Should You Show Up Early for a Job Interview?
There’s an age-old adage that you should always show up early for a job interview. However, the world is changing rapidly, and it’s worth reevaluating old trends to see if they hold up to modern standards. So should you still show up early for a job interview in the 21st century?
Well, the answer is yes, but it’s not as simple as you might hope. There are caveats and guidelines that make this issue a bit less straightforward than it might seem at a glance. But fret not, because we’re going to untangle this issue and explore the etiquette of showing up early.
Here are some pointers about perfecting the fine art of showing up at exactly the right moment.
Never show up late.
Okay, so this is obvious, but we figured we’d get it out of the way immediately. If you show up late for an interview without a bulletproof excuse (you were in a car accident, for example), then you can kiss your chances at landing that job goodbye.
You’ll be expected to show up on time for the job, and your first chance to prove you can do this is to show up on time for your interview. If you show up late at this phase of the process, your employer will assume you would be regularly showing up late for the actual job.
And that’s a fair assumption to make, right? If the only in-person interaction you’ve had with this company is the interview, and you arrived late, then you’ve been tardy 100% of the time so far. And since the potential employer can only evaluate your work ethic based on that one interview, you’re showing evidence that you have a tardiness problem, and no evidence that you don’t.
Simply put, be on time.
How early is too early?
There’s a flipside to this, however. Showing up too early just makes things awkward for everyone involved. The receptionist might feel compelled to entertain you or provide you with snacks and coffee, which they might not be comfortable with. Current employees might be wondering what you’re doing there, since they’ve never seen you before. Your interviewer might be in the middle of doing something else, and your early arrival is an unanticipated interruption. And perhaps weirdest of all, you might end up running into the other people you’re competing against for the position.
So what is the right amount of early? Different employers have different preferences for an exact number, but these numbers almost always fall between 10 and 20 minutes. About 15 minutes early seems to be the perfect amount.
What about remote interviews?
This is an excellent question, and one that is getting asked more frequently as remote interviews are becoming more and more common. The answer to this will vary, but it depends on the interview format.
If your interviewer is calling you on the phone, then all you need to do is be ready to answer your phone when the time comes. Plan on the interview being early, but also know that your interviewer might not be on time. Remember, the employer has the leverage here, so their tardiness is not seen as a dealbreaker in the same way that yours would be.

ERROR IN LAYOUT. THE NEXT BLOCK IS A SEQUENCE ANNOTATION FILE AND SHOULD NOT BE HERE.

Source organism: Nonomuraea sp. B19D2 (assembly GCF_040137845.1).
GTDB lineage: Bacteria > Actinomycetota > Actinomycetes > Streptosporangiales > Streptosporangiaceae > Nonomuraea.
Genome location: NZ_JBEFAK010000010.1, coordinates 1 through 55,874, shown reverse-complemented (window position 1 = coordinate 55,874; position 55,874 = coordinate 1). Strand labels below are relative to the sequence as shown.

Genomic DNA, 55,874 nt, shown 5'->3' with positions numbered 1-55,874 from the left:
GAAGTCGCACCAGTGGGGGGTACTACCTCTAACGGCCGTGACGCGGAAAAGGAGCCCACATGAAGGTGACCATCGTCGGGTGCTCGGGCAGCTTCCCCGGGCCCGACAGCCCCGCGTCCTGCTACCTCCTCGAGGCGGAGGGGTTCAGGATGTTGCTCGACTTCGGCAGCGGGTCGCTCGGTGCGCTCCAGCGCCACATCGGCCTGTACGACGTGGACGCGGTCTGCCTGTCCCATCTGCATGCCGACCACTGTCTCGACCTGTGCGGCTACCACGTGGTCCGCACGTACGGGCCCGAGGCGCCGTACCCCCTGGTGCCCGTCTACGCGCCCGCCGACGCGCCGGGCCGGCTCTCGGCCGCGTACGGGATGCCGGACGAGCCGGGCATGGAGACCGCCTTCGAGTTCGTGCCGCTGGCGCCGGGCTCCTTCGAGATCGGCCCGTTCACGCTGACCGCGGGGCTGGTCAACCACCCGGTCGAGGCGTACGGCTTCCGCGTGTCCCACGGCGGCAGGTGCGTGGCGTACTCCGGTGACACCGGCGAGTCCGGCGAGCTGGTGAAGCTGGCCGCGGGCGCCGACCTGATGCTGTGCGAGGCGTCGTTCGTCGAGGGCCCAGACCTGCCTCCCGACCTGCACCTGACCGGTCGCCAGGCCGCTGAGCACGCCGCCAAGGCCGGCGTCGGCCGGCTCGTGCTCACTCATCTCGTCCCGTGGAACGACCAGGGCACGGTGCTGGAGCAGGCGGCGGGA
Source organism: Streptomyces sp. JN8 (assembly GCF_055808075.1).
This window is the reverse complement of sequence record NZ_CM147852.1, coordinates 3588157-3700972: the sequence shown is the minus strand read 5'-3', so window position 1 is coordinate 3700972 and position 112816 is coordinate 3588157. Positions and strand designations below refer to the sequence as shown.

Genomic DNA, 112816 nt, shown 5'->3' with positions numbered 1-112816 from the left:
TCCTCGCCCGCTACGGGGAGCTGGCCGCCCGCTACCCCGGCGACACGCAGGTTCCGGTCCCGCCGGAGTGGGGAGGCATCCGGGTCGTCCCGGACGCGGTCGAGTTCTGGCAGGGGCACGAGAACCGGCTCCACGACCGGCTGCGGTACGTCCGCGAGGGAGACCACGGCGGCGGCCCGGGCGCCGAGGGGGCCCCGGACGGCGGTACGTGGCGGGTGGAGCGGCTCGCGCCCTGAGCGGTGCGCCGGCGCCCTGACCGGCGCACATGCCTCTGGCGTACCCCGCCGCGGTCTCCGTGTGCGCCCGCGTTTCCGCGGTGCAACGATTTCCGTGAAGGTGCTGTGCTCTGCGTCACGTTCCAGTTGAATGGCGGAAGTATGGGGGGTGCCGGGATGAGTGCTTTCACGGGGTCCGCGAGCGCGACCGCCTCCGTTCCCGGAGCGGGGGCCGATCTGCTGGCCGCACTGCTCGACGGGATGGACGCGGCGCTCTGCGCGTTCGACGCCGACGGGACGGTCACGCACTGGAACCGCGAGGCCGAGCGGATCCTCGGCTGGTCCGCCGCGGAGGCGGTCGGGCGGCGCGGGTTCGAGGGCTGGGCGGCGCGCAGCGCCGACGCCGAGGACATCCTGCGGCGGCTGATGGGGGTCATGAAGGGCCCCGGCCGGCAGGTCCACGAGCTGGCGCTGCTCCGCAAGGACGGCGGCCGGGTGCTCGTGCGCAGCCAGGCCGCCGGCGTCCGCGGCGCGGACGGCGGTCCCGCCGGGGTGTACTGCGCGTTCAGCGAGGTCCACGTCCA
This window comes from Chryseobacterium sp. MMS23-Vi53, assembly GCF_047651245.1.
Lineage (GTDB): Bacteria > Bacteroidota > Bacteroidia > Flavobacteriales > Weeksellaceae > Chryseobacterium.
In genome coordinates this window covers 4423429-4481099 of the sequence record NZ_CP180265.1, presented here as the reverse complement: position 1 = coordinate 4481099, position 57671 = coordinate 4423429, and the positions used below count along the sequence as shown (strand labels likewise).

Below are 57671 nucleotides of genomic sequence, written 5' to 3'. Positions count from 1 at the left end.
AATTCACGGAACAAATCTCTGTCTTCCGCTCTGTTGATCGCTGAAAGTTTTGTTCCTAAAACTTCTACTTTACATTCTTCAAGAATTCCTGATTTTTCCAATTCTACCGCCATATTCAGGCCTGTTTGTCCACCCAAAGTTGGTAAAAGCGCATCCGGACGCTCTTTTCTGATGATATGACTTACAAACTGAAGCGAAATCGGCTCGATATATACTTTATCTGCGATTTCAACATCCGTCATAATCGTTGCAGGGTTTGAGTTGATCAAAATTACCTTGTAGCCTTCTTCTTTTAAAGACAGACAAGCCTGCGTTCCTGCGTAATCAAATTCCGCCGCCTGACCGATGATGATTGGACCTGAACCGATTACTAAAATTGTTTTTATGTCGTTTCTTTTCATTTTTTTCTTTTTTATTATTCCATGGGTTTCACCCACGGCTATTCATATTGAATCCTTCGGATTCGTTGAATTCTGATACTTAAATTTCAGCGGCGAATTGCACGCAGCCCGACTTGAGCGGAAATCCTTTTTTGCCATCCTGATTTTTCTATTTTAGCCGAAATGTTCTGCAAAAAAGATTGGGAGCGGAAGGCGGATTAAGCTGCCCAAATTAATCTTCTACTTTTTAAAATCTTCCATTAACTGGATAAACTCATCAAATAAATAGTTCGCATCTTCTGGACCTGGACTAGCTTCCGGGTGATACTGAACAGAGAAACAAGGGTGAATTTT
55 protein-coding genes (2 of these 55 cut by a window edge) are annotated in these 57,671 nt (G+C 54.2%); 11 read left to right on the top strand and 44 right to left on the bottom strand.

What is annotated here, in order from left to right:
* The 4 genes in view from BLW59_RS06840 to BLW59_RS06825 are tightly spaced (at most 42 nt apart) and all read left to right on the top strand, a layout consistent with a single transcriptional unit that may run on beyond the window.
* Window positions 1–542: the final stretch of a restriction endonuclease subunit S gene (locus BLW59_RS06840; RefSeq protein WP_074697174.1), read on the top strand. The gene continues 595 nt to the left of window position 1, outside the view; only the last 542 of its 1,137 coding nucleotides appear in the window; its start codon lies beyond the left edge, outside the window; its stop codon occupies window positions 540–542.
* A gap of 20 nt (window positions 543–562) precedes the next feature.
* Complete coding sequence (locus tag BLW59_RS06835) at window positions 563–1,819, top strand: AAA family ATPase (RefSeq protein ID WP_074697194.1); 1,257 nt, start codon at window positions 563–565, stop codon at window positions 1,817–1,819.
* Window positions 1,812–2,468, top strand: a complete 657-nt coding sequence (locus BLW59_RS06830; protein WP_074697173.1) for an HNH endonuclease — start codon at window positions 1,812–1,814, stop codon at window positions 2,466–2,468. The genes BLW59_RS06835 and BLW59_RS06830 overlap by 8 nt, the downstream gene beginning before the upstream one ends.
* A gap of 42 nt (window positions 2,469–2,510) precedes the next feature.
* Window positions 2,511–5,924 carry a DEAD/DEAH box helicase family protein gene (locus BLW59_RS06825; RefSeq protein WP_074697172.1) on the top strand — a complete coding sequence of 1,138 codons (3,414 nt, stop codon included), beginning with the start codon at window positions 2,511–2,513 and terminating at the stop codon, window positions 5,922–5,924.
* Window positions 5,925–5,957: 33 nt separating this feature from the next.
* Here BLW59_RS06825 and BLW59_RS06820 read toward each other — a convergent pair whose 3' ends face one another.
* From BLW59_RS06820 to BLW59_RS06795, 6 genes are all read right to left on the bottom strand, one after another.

With an interview over an app such as Skype or Zoom, you’ll be connecting with that person via the app. No matter which app you use, you’ll need to be ready when the interviewer tries to connect. This might be 10 minutes early and it might be 10 minutes late. You have very little control over this, so you should be ready to connect 10 to 20 minutes ahead of schedule.
We’ve made a pretty extensive guide to remote interviews, so you can check that out for more tips that will help you ace any offsite interview.
How can you make sure you show up on time?
There are several tricks to showing up on time. One that we give often is that you should know exactly how long a trip to the interview location takes. Practice driving there a few times and see how long it takes you. Ideally, you’ll do this during the same timeframe that your interview will be taking place. So, for example, if your interview is scheduled for 2 p.m. on a Thursday, you could plan on driving out to the interview location at around 2 p.m. on Tuesday and Wednesday.
Of course, you don’t need to drive right up to the parking spot. Simply drive past the location and watch your clock.
You could also plan on being in that neighborhood. You could, say, grab a coffee and hang out a couple blocks away. Perhaps read a newspaper or a novel while you’re waiting, or even better, get out your laptop and try to look busy.
Keep in mind that if you’re close to the facility you’d be working at, there’s a chance you might run into employees of the company – or even your interviewer – in such a location. Avoid awkwardness, be polite and courteous, try not to stand out, and treat that location as if it were your interview location. You’re probably nervous just before an interview, and it might cause you to make emotional decisions that you wouldn’t normally make. Perhaps your temper is a bit shorter than normal and you cuss out the person in front of you in line. What if that person ends up being your interview just 15 minutes later?
Treat every person like a potential interviewer. That’s as important at any potential waiting location as it is at the interview location, so take this seriously.
While we’re living in an era in which the job-hunting process no longer requires you to buy resume paper, the tradition of arriving early to an interview is still very much in practice. There are guidelines, but they’re easy to follow as long as you follow the advice laid out in this article.
Looking for more job interview tips? Check out our article about interview mistakes you should avoid.
And if you’re currently on the hunt for a new job, get in touch with Staffing Proxy today. We’d love to connect you with your next dream job.